Right to Food
We have been campaigning for the legal recognition of the right to food in domestic law since our inception in 2011. We produce expert research on international human rights law standards pertaining to the right to food, and engage in international human rights treaty body mechanisms which review the UK State’s legal obligations relating to the right to food. At the domestic level, we urge the UK Government to provide access to food, including free school meals, and engage in UK Parliamentary scrutiny of food insecurity.
What is the right to food?
The UK Government is legally required under international human rights law to secure the human right to adequate food for everyone in the UK. But in recent years we have seen large increases in the levels of malnutrition, hunger and food bank usage, all of which are indicative of the UK being in breach of its international legal obligations in respect of the right to food.
The International Covenant on Economic, Social and Cultural Rights (ICESCR) is an international treaty which aims to ensure the protection of economic, social and cultural rights, such as the rights to work, social security, health and education. Article 11(1) of the treaty recognises the right of everyone to an adequate standard of living, including adequate food, clothing and housing, and to the continuous improvement of living conditions. Article 11(2) guarantees the fundamental right of everyone to be free from hunger, and obliges State Parties (i.e. those countries that have voluntarily agreed to be bound by the treaty) to take steps in this regard, including the improvement of methods of distribution of food, and dissemination of knowledge concerning the principles of nutrition.
The UK has ratified, and is therefore legally bound by, the ICESCR, including the human right to adequate food. As a party to the treaty, the UK reports on its compliance with the treaty on a five yearly basis regarding implementation of the ICESCR in the UK, in what is known as a process of periodic review. The UK will submit the state report for the purposes of its seventh periodic review by UN experts, the Committee on Economic, Social and Cultural Rights.
How do human rights experts define the right to food?
According to the UN Committee on Economic, Social and Cultural Rights (UN Committee/CESCR), the right to adequate food is realized when “every man, woman and child, alone or in community with others, has physical and economic access at all times to adequate food or means for its procurement.”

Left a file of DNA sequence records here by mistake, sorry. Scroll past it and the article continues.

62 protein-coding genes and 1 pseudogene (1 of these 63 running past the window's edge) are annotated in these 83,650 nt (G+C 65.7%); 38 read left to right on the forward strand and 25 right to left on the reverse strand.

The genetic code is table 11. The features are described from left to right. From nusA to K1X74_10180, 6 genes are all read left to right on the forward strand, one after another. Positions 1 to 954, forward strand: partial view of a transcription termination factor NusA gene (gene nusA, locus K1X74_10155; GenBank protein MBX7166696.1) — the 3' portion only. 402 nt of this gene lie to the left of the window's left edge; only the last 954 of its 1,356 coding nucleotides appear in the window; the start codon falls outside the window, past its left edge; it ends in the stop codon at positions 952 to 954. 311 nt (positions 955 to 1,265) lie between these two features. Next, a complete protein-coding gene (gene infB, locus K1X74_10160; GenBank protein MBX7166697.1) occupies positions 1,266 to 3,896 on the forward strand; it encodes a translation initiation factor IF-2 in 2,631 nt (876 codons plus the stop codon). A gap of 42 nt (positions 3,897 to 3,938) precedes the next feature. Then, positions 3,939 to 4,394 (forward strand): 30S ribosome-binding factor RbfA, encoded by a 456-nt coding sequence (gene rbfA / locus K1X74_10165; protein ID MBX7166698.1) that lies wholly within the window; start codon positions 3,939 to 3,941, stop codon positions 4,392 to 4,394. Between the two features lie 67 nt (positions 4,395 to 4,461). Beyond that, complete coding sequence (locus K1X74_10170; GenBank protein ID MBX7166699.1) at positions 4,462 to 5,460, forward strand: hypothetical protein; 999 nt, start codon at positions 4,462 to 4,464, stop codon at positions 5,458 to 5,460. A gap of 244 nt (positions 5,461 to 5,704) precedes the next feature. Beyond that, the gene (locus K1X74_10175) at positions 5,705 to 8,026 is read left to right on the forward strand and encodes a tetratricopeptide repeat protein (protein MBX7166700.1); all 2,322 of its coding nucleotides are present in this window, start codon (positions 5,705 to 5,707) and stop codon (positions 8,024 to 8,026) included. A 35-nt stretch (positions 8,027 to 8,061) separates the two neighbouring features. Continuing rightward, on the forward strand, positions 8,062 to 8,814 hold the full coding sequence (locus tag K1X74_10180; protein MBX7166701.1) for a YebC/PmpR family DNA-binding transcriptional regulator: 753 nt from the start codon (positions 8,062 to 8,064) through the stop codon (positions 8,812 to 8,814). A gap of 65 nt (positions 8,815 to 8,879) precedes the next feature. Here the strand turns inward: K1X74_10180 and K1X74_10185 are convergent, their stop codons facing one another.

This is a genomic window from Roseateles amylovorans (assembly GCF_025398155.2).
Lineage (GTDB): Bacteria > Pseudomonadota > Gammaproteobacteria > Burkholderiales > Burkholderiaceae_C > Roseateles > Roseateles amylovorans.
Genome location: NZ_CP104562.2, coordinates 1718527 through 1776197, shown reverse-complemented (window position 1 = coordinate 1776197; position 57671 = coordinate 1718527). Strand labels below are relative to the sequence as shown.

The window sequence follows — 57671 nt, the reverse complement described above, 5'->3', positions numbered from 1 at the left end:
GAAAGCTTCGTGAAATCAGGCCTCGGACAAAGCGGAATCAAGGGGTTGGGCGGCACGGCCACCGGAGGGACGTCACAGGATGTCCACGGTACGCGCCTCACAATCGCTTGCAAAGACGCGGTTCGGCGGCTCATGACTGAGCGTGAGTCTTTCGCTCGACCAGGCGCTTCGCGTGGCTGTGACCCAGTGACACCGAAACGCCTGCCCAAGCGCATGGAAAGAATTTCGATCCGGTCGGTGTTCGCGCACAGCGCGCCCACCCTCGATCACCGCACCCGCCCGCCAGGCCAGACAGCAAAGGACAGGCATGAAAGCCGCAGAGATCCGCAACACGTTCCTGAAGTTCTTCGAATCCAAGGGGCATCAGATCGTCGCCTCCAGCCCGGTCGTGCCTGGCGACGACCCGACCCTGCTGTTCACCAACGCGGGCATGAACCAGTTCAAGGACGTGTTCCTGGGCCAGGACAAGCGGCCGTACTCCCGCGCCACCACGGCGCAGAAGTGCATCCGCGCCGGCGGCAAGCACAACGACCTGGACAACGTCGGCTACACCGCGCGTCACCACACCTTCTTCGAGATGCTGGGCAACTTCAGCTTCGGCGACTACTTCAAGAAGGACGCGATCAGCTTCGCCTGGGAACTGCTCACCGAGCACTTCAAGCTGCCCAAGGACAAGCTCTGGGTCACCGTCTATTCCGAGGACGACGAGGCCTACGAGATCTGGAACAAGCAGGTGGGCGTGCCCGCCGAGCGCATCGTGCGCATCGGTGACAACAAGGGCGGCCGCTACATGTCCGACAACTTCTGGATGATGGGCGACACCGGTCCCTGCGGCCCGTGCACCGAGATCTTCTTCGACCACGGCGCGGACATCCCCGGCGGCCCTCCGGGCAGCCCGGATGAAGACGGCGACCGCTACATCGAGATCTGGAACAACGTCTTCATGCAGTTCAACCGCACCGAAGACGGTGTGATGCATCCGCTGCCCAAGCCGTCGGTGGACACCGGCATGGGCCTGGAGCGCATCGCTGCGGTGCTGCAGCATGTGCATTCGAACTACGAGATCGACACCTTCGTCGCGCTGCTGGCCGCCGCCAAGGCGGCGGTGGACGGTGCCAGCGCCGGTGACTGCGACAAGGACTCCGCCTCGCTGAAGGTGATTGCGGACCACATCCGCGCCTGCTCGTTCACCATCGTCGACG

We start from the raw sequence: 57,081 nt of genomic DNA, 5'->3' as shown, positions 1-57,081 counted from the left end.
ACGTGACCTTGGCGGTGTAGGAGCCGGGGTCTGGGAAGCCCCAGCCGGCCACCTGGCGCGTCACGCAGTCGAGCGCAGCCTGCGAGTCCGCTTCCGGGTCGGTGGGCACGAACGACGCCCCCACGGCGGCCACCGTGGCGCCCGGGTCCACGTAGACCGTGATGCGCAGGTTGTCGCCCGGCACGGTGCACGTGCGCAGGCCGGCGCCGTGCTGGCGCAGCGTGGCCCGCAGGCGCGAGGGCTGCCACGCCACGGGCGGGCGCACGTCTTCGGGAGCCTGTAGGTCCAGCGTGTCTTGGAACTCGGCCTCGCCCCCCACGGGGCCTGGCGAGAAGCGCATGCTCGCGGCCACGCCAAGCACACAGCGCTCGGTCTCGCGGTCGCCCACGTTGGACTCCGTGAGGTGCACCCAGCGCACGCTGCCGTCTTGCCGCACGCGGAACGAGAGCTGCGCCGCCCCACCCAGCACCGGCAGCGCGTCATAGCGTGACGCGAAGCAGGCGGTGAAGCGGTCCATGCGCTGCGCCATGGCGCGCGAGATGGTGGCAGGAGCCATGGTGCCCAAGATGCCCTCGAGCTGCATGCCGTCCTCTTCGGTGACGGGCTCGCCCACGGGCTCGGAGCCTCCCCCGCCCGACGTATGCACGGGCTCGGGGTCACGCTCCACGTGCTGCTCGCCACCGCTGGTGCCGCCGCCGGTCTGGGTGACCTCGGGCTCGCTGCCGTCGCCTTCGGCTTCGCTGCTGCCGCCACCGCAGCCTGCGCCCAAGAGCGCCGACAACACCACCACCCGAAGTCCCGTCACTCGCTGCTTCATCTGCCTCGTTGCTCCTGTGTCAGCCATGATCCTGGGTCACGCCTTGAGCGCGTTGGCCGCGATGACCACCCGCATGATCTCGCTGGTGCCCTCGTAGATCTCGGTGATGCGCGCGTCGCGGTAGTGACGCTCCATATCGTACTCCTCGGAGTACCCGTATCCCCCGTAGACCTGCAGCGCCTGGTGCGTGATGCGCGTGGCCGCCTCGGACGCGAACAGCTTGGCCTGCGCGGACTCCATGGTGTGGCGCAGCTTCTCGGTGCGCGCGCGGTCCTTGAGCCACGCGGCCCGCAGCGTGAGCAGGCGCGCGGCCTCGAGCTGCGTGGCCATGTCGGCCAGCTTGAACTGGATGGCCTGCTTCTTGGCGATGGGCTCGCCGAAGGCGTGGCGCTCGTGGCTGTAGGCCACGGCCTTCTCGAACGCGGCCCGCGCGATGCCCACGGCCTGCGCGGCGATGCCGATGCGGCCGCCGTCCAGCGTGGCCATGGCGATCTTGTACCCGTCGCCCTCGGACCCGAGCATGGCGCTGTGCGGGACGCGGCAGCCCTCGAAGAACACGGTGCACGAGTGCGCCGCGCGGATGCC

According to international human rights standards, food must be available in a quantity and quality sufficient to satisfy dietary needs, with nutrients for physical and mental growth, free from adverse substances and culturally acceptable. Still, we are seeing evidence of inadequate food provision to families with low or no-income.
Even in times of crisis, the UK Government has a duty to ensure physical and economic access at all times to adequate food or means for its procurement. And accessibility of food must be sustainable and not interfere with the enjoyment of other human rights, such as the right to education or health.
Free school meals and the right to food
Letter to Boris Jonson PM and Gavin Williamson MP
On 14 January 2021, we sent a letter to Boris Johnson MP, Prime Minister of the United Kingdom, and Gavin Williamson CBE MP, Secretary of State for Education, joining Marcus Rashford MBE, Jamie Oliver MBE, Dame Emma Thompson, Tom Kerridge, Hugh Fearnley-Whittingstall, charities and campaigners to express our concern over the Free School Meals policy.
We encourage the UK Government to undertake an urgent comprehensive review of Free School Meal policy to reform the system for the longer term.
It is only by working together that we can end child food poverty. The process will require collaboration from politicians in all the devolved nations with responsibility for school food in their regions, and must involve close consultation with children and young people, as well as teachers, charities, NGOs, frontline catering staff and school meals service providers.
We are ready and willing to support the UK Government to uphold its international human rights obligations and ensure enjoyment of economic and social rights, which include the right to health, education and food.
After civil society campaigning, including the threat of legal action by Just Fair’s Chair of trustees, the UK Government u-turns, announcing a £120 million “Covid Summer School Fund” to support children in England over the summer holiday 2020.
Letter to Gavin Williamson MP
Urgent changes needed to the temporary extension of free school meals eligibility to some “No Recourse to Public Funds” groups. We wrote to Gavin Williamson MP over concerns regarding the temporary extension of free school meals eligibility to No Recourse to Public Funds groups.
No Recourse to Public Funds
Free School Meal support extended to include thousands of children in families with No Recourse to Public Funds (NRPF).
Coronavirus Food Voucher Reform
Children Will Go Hungry Without Coronavirus Food Voucher Reform. There are families who are not eligible for free school meals. And food is not just about the ingredients; it’s also about the electricity used to keep the fridge running to keep food stored safely, the gas used to cook it, and the bus fare to get to the shops in the first place.
Right to food report
This report was produced by Just Fair Consortium which works to realise a fairer and more just society for everyone in the UK by monitoring and securing the fundamental human rights contained in the International Covenant on Economic, Social and Cultural Rights (ICESCR), including the rights to food. This report informed Just Fair’s submission to the Committee on Economic, Social and Cultural Rights review of the UK State’s obligations under ICESCR.